Diplomatic tensions between Turkey and Western Europe erupted over the weekend after the Netherlands blocked Turkish officials from holding rallies in their country, prompting a flurry of angry rhetoric and threats of dire consequences from Ankara.
Turkey is a month away from holding a referendum on whether to change the country’s constitution. The proposed changes would significantly expand the powers of President Recep Tayyip Erdogan.
Opinion polls indicate the race is tight and Erdogan’s ruling party is trying to drum up support for the “yes” camp by campaigning among diaspora Turks elsewhere in Europe.
There are around 400,000 people of Turkish origin living in the Netherlands, many of whom immigrated as so-called guest workers in the 1960s.
This has made Dutch cities such as Rotterdam a key campaign stop for Turkish officials.
The Dutch government said it withdrew landing permission Saturday for a plane carrying Turkish Foreign Minister Mevlut Cavusoglu because of “risks to public order and security.”
Hours later, Turkish Family and Social Policies Minister Fatma Betul Sayan Kaya was prevented from entering the country’s diplomatic compound in Rotterdam, setting up a standoff with armed police.
Rotterdam mayor Ahmed Aboutaleb accused the Turkish consul general of a “scandalous deception,” saying he had denied that the minister was coming despite government warnings to stay away.
Kaya was later sent under escort back to Germany, from where she had entered the Netherlands.
At a rally in Istanbul on Saturday, Erdogan compared the Dutch to “Nazi remnants,” adding: “they are fascists.”
It was the second time that Erdogan likened another country to the Nazis recently. The first was directed at Germany, after several local authorities in that country canceled campaign events by Turkish officials citing security reasons.
German Chancellor Angela Merkel responded Monday by declaring that the Netherlands has her “full support and solidarity.”
Denmark, meanwhile, asked Turkish Prime Minister Binali Yildirim to postpone a planned visit because of the tensions between Ankara and the Netherlands.
Emmanuel Macron, a centrist candidate in the French presidential elections, called for a united response from European partners to what he described as “unacceptable comments” by the Turkish authorities.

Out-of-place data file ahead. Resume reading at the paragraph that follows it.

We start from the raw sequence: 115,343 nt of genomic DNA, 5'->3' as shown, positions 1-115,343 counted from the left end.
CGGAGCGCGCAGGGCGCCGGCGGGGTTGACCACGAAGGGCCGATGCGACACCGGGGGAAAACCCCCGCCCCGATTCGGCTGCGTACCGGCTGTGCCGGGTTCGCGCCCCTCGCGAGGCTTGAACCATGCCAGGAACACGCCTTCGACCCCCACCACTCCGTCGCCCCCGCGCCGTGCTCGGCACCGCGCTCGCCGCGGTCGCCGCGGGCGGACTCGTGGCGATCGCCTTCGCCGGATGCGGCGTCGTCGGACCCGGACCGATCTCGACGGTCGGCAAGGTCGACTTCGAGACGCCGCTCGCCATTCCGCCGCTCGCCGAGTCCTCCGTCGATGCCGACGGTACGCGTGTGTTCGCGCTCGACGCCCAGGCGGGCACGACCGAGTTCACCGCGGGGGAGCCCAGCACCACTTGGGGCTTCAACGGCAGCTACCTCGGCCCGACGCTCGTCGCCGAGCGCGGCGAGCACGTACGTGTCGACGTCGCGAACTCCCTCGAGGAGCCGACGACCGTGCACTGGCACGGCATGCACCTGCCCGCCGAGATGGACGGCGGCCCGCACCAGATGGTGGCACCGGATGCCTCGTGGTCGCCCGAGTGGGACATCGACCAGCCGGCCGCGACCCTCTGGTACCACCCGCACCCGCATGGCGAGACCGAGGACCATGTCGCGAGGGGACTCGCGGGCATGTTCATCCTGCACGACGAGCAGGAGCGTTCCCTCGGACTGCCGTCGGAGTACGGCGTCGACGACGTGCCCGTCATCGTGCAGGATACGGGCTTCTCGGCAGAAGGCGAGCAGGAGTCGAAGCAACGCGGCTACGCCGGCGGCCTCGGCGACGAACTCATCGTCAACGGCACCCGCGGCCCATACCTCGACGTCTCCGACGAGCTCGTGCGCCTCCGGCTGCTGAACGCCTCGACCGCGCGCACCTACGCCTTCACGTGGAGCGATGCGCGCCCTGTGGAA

No. Despite the fiery rhetoric between Berlin and Ankara, Germany insists that it has no plans to impose a blanket ban on Turkish officials campaigning in the country.
The German government has also reacted coolly to suggestions that Turkey should be punished in other ways.
That’s partly because of the large number of Turks in Germany — more than 3 million, of whom about 1.4 million are eligible to vote in the referendum.
Another reason for Germany’s caution is the fact that Berlin needs Ankara’s support to keep the flow of migrants into Europe under control.
A deal between the European Union and Turkey is considered one of the main reasons why the flood of migrants crossing into Europe has slowed to a trickle in recent months.
The spat has already stoked nationalist sentiment among some Turks in Europe, prompting angry protests in Germany and the Netherlands.
Extensive coverage of the diplomatic dispute and its consequences could detract from the issue of the referendum itself.
Erdogan and his allies have also claimed that Western European countries are supporting opponents of constitutional change, suggesting that by voting “no” in the referendum voters would be backing Turkey’s enemies.
The dispute also comes just days before the Netherlands elects a new lower house of Parliament.
The campaign was already dominated by issues of identity, with anti-Islam lawmaker Geert Wilders set to make strong gains. The dispute with Turkey, an overwhelmingly Muslim nation, adds fuel to that debate.
Dutch Prime Minister Mark Rutte’s response appears to have played well with voters.
If it translates into a poll bump, it could be seen as a template for how mainstream politicians can regain ground lost to anti-immigration populists in upcoming elections in France and Germany.